Raglan (as Ruth Mayer) speaks to Nola, Raglan/Ruth says that Frank will divorce Nola and marry her. The jealous Nola screams to leave Frank alone. When Frank gets home from the police station, Ruth leaves in a hurry. He finds Candy cowering in a corner of her bedroom after a nightmare. He tells her that the 'thing' is dead.

The next morning, Raglan reads about Barton Kelly's murder. Taking a gun from his desk, he instructs his assistant, Chris, to get all the patients out of the institute. Meanwhile, Frank visits the hospital where Mike is now a fellow patient of Hartog's and is told that Nola is in fact the only patient at Somafree. Mike becomes angry about being dumped by his "daddy", his face becomes one giant red sore.

Frank takes Candy to school. In Ruth Mayer's art class, two 'children creatures' in pastel coats with hoods pick up wooden hammers and beat Ruth mercilessly to a gory death. Alerted by a boy's cries for help, Frank enters the classroom to find Ruth dead, and Candy gone.

At the institute, Raglan wakes Nola. She relates a dream that Candy was coming back to her, and says she doesn't feel threatened by Ruth Mayer any more. At the same time, Candy is being led along a snowy highway by the two creatures.

That evening, Mike turns up on Frank's doorstep raving about: "the disturbed kids in the work shed. The ones your wife's taking care of." Frank drives to the Somafree Institute where outside Raglan pulls a gun on him, saying they'll kill him if he tries to take Candy away from them. In a long monologue, Raglan tells Frank that the child creatures that have been doing all the killing are Nola's children. "Nola is not their surrogate mother, she's their real mother." They are the Brood; the parthenogenesis 'children' of Nola's rage. Over the past year-and-a-half Nola's psychoplasmics have manifested into these children which carry out her bidding whenever she's in an angry mood. Raglan tells Frank that Candy is locked up in the attic where the Brood are being kept, and that if he wants Candy back, Frank must go to Nola to convince her that he wants Candy back to live with him. If he can do that, the Brood will be neutral so Raglan can go into the attic and take Candy, if not... the Brood will attack as long as Nola is in a rage.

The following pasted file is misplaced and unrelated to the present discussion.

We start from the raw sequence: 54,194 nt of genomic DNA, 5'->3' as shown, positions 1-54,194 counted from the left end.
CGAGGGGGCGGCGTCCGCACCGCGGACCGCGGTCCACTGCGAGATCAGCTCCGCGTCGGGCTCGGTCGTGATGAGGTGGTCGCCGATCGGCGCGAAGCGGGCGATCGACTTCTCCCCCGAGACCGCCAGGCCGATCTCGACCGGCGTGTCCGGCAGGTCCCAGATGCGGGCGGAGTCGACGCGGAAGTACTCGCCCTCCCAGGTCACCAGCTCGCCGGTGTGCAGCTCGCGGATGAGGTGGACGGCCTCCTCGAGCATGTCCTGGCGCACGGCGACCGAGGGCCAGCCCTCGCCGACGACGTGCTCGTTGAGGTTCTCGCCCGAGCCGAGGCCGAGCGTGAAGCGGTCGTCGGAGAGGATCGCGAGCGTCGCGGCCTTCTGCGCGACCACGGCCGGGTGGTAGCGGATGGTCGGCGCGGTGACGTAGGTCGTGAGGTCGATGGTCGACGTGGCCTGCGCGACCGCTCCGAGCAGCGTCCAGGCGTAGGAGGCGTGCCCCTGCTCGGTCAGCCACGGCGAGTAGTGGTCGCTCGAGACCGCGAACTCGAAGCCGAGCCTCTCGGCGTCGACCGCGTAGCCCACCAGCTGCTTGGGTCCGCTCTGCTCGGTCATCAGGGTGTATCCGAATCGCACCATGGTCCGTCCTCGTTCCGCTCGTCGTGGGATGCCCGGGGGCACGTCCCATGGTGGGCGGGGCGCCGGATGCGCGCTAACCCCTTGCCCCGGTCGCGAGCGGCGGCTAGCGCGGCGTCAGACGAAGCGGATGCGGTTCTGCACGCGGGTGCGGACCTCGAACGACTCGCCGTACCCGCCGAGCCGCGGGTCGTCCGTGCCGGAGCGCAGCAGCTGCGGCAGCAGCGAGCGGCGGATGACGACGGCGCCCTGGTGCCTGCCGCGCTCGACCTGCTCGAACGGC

While Raglan waits outside the attic door where the Brood are being kept, Frank goes to Nola's room. He finds Nola rocking back and forth, wearing a white robe bathed in light. Nola wakes from her trance-like state and seems happy that he has come to see her. Frank says that he wants to be back with her. (Note: throughout the entire movie, Nola is only shown from the chest up which is apparently to hide something). At this point, Nola throws back her white robe, revealing an umbilical cord and external sac on her abdomen. The years of the welts that have appeared on her chest have merged together to create this womb outside her body as an incubator for the Brood that she produces. Frank recoils in horror and disgust.

In the attic, Raglan quietly enters where all the sleeping Brood lie in their bunk beds. He finds Candy in one and picks her up to carry her out. Just then, the Brood stirs, sensing Nola's mounting anger.

In Nola's room, she tears open the sac, removing a bloody 'infant' which she licks clean, as an animal might after having given birth. Frank's true feelings towards all this become apparent to Nola and her rage erupts.

In the attic, the Brood finally become active, leaping on Raglan, who manages to shoot a few of them, but he gets overwhelmed and beaten to death by the Brood. In Nola's room, she angrily tells Frank that she would see Candy die then let him take her away. Upstairs, the Brood then turn their attention to the petrified Candy who runs and locks herself in the closet room in the attic, but they break through the door to grab at her. Frank attacks Nola and strangles her to death with his bare hands to save Candy when he hears the noises coming from the attic. When Nola stops breathing, all is suddenly silent.

Frank goes upstairs to the attic to find all the Brood dead outside the room where Candy locked herself in, realizing that the Brood died without their mother's connection. Raglan is also dead nearby having been beaten to death and lying next to a few of the Brood he managed to kill before being overwhelmed. Candy is quivering in a corner of the room and Frank enters picks her up and tells her that he is taking her home. As Frank drives home with Candy, she seems to have withdrawn into a state of shock and cannot speak. Frank doesn't notice two raised lumps on her left arm... signs of her inner rage. The welts suggests that eventually like mother, like daughter...